In my last post, I examined the interface between Articles 9(2) and 10 of the Berne Convention. In that post, I concluded with the view that Article 10 is distinct from and not subject to the requirements of Article 9(2) of the Berne Convention. I also raised a question about the impact of Article 13… Continue reading Article 10 of the Berne Convention and the Three Step Test (Part 3)
In my previous post, I introduced Article 10 of the Berne Convention. In this post, I want to focus on Article 9(2) of the Berne Convention which contains what has become known as the three step test. Article 9(2) of the Berne Convention provides that: “It shall be a matter for legislation in the countries… Continue reading Article 10 of the Berne Convention and the Three Step Test (Part 2)
I want to start a series of posts on the relationship between Article 10 of the Berne Convention and the ‘Three Step Test.’ The Berne Convention for the Protection of Literary and Artistic Works (simply known as the Berne Convention) is the first multilateral agreement on copyright and it has been revised a number of… Continue reading Article 10 of the Berne Convention and the Three Step Test (Part 1)
I haven’t blogged in a while. In fact, I only published a single blog post last year. I started blogging after I completed my PhD in 2015 but before I resumed at my current position in Edinburgh. Needless to say, it has been quite difficult to create time for my blog. However, in the last… Continue reading Blogging 2.0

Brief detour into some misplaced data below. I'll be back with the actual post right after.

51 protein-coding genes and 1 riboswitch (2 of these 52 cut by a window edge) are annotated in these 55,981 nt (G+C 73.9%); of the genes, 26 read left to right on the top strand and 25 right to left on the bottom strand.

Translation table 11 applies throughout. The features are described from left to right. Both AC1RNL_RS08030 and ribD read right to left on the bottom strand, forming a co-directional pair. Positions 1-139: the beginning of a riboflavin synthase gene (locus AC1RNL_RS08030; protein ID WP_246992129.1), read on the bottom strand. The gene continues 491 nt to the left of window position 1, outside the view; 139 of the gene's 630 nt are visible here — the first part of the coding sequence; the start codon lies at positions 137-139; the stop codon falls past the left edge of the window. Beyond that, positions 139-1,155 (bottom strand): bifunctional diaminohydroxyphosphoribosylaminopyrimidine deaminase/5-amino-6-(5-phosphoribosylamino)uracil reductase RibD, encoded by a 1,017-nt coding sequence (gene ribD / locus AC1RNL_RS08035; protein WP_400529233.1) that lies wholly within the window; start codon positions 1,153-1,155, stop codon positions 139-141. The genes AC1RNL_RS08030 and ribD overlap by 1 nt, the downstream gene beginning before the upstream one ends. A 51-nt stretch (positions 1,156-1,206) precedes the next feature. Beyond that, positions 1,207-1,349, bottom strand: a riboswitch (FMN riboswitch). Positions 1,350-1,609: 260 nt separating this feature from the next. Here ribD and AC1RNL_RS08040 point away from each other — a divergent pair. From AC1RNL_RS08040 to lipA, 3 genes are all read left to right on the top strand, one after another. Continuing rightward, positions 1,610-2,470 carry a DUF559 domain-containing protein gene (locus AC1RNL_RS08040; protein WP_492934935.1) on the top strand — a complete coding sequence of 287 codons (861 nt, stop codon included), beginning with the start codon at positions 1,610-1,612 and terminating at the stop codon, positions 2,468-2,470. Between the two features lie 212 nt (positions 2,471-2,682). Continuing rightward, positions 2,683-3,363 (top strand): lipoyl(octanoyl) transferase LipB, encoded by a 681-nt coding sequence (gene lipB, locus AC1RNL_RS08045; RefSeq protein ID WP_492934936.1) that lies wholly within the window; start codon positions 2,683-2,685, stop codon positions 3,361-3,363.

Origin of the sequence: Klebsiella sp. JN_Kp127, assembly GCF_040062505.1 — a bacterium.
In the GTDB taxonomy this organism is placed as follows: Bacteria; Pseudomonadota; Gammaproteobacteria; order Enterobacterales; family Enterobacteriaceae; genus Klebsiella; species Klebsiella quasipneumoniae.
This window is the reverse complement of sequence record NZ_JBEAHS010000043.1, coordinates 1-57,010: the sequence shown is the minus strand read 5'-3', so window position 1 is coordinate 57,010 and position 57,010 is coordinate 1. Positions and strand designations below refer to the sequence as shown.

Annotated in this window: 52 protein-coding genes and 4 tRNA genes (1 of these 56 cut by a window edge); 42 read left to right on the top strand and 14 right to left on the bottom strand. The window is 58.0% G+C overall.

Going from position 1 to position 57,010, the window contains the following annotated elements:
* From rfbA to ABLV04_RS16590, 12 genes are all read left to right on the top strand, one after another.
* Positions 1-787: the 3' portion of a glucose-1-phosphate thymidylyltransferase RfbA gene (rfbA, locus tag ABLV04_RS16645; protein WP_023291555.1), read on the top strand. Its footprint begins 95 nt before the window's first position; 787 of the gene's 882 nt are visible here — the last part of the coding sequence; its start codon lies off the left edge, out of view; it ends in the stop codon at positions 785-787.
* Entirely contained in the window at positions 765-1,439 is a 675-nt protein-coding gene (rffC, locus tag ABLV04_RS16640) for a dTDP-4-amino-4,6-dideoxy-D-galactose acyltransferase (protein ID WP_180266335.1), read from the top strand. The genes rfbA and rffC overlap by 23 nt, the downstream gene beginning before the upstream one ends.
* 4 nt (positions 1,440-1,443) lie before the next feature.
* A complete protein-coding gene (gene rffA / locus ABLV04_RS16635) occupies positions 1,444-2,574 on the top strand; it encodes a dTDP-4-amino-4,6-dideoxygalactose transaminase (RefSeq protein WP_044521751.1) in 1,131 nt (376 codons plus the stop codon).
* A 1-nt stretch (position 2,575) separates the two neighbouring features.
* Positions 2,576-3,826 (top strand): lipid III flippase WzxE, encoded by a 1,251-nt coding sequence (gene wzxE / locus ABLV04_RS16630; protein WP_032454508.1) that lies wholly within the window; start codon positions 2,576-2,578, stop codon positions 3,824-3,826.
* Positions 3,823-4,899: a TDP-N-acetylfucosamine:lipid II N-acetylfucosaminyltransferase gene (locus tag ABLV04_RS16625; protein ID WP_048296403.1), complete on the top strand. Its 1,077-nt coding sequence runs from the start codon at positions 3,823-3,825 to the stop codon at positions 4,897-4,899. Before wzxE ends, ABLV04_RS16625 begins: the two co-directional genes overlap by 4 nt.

In October 2015, I blogged about the proposed binding treaty on business and human rights and in that post I questioned the rationale behind the proposed treaty. Well, it appears that the proponents of the proposed treaty are not about to give up any time soon. The third session of the Intergovernmental Working Group that… Continue reading Is a Treaty on Business and Human Rights Logically & Politically Plausible?
Last week, the Indian government released its much awaited National Intellectual Property Rights Policy. As stated in the document, the rationale behind the policy ‘lies in the need to create awareness about the importance of IPRs as a marketable financial asset and economic tool.’ This rationale is clearly reflected in some of the objectives contained… Continue reading India’s Intellectual Property Policy and Human Rights
India’s patent regime is in the news again. This time, there have been reports that the Indian government has ‘privately assured’ the US-India Business Council (USIBC) that ‘ it would not use Compulsory Licenses for commercial purposes.’ To be sure, the Indian government, through its Ministry of Commerce and Industry, has issued a ‘clarification‘ to the… Continue reading Framing India’s Alleged Assurances on Compulsory Licences as a Human Rights Issue